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Perez Returns to Seminary with the Gospel of Hope

a report by Ron Copeland

Willie Hugo Perez
Willi Hugo Perez, 2004 EMS graduate and current academic dean of SEMILLA, the Latin American Anabaptist Seminary in Guatemala, returned to EMS in February to recount his work in Guatemala and all over Central America, telling of the great need for hope.

“Anguish, injustice, violence, misery, lost Faith, lost hope” – these are words that Willi Hugo Perez used to describe life for many of his fellow Guatemalans. Perez is a 2004 graduate of Eastern Mennonite Seminary and the new academic dean of SEMILLA – the Latin American Anabaptist Seminary. He returned to campus for a visit in early February.

According to Perez, 53 percent of Guatemalans existed on less than a dollar a day from 1995 to 2000. But none of this is new. The country has experienced centuries of invasions, occupations, dictatorships and exploitation, most recently culminating in a brutal and horrific civil war that lasted from 1960 to 1996. Perez says this is particularly discouraging because the civil war “began after a period of progress and democracy (1944 to 1954) which was interrupted by a plot planned between conservative militaries, oligarchic groups, and U.S. intervention.”

The life of Willi Perez is tightly interwoven into the story of his country. In 1975, when Perez was just 10 years old, his father was assassinated and the family home burned. His father, a poor, hard working farmer, was killed by soldiers for the “crime” of organizing the farmers in his small village into a small agricultural cooperative.

One night shortly after his father’s death, Perez awoke crying. Suddenly, he realized his mother was there and she embraced him. She took him outside to a small hill, and said “Look up.” It was a wonderful night. The stars were shining brilliantly, lighting up the night sky. And his mother said to him, “Don’t be afraid. The light still shines in the darkness.” When he looked at her, his mother’s face was filled with peace, even in the midst of great suffering. Perez has never forgotten that night or his mother’s words.

Over the years, Perez has devoted his life to the work of the church in Guatemala. He also works with Red Paz - The Peace Network – a Mennonite organization providing Christian peace education and training in nonviolent conflict resolution. Then Mennonite Central Committee partnered with the churches and Eastern Mennonite University to bring Perez, his wife Elena and two sons Pablo and Diego, to Harrisonburg, Va., for training. He chose EMS because he wanted a strong theological grounding for his work. In the spring of 2004, Willi earned a masters degree in arts and religion from EMS.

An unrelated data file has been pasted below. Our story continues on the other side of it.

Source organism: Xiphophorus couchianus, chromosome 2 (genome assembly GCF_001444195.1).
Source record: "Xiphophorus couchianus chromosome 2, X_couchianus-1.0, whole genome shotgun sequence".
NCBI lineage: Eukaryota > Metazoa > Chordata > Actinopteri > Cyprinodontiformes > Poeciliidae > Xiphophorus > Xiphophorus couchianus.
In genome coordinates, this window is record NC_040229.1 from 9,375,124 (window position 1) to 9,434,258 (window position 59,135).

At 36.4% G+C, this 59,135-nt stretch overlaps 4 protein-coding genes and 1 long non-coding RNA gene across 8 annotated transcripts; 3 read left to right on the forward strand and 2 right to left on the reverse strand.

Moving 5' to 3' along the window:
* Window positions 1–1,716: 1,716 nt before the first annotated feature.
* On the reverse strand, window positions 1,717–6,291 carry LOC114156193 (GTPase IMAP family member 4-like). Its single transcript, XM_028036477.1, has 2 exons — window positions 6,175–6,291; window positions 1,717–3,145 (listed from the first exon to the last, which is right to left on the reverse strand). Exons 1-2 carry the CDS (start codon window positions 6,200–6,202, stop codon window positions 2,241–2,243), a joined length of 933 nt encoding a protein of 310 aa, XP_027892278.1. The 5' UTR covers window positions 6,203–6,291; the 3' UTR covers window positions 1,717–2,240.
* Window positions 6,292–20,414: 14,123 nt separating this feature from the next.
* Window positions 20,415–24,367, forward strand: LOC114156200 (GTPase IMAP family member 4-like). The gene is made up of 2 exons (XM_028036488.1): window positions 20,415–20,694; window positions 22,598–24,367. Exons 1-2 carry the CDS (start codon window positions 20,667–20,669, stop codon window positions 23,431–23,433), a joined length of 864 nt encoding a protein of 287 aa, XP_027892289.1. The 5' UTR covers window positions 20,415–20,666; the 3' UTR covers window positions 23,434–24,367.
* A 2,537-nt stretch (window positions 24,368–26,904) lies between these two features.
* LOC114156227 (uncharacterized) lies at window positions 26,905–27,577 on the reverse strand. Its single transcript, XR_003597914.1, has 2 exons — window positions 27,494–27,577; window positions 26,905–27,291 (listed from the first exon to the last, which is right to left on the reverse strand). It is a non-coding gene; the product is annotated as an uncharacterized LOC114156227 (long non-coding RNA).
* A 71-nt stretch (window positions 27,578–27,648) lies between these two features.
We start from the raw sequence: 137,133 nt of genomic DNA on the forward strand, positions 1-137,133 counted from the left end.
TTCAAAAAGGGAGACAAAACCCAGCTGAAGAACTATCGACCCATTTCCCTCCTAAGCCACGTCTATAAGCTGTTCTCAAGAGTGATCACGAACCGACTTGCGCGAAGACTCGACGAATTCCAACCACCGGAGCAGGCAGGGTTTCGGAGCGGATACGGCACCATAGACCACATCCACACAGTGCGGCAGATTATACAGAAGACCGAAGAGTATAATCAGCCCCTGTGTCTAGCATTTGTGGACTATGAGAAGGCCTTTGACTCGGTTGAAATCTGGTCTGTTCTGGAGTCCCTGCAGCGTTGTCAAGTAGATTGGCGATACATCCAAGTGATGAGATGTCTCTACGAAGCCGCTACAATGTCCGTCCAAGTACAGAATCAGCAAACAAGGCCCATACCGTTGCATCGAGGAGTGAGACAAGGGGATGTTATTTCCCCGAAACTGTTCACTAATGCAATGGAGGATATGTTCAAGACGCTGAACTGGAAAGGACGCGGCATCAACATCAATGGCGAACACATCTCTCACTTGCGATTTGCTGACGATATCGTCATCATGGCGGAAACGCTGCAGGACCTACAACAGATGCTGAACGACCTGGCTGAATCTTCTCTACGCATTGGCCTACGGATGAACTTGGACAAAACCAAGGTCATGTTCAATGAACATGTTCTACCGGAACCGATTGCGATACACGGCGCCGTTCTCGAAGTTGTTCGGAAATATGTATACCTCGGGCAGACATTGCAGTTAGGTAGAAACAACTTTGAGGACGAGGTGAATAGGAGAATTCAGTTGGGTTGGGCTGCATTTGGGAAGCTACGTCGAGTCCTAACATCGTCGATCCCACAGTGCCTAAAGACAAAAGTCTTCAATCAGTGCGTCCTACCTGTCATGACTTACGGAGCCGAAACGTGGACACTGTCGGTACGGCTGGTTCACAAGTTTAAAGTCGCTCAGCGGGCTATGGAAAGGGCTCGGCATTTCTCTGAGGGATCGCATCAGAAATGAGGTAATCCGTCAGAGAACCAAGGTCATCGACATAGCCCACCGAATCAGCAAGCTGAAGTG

(Read more about Perez's message, which focused on Jesus and the road to Emmaus.)

During his time at seminary, Perez's English language partner was none other than seminary dean, Ervin Stutzman, who speaks of Perez with something of sense of wonder: “Willi is a very special person. He brings together, in an important way, both evangelical concerns and social concerns.” Stutzman stresses that bringing these two concerns together are especially important in the Central American context where most religious groups often emphasize one of these concerns to the exclusion of the other.

Stutzman believes that the seminary was able to help Perez acquire skills related to living into this passion, emphasizing that the “seminary exists to serve the Church, and the seminary’s relationship with Willi is a wonderful example of this ideal in action."

And serve the Church he does. In addition to serving as coordinator of Red Paz, in August 2004 Perez was appointed dean of the Latin American Anabaptist Seminary SEMILLA (Spanish – seed). The “campus” of SEMILLA spans Central America with seven study centers from Guatemala to Panama. The seminary, which focuses on training church leaders already involved in ministry, serves nearly 500 Mennonite churches representing more than 20,000 believers.

According to SEMILLA’s brochure, “Many Mennonite pastors and leaders in Latin America have had little formal theological education. SEMILLA uses a distance education model in which students come together, in their own country, for four to six one-week courses per year. This permits students to study in their ministry setting and immediately put their studies into practice.” In addition to the seminary proper, SEMILLA includes a congregational resource center, service and learning opportunities for North American students, a publishing company, and a guesthouse for international students and visitors. SEMILLA’s mission: To prepare men and women to follow Jesus Christ faithfully and, thus, to live out the reign of God with justice and peace today.

Perez visited the EMS community Feb. 7-9 and spoke at Martin Chapel. Many of his former classmates were excited to see him, and waited in line for a hug, a handshake and word with him before and after the service. Perez was visibly moved as he began his talk, holding back the tears as he said the seminary holds a special place in his heart.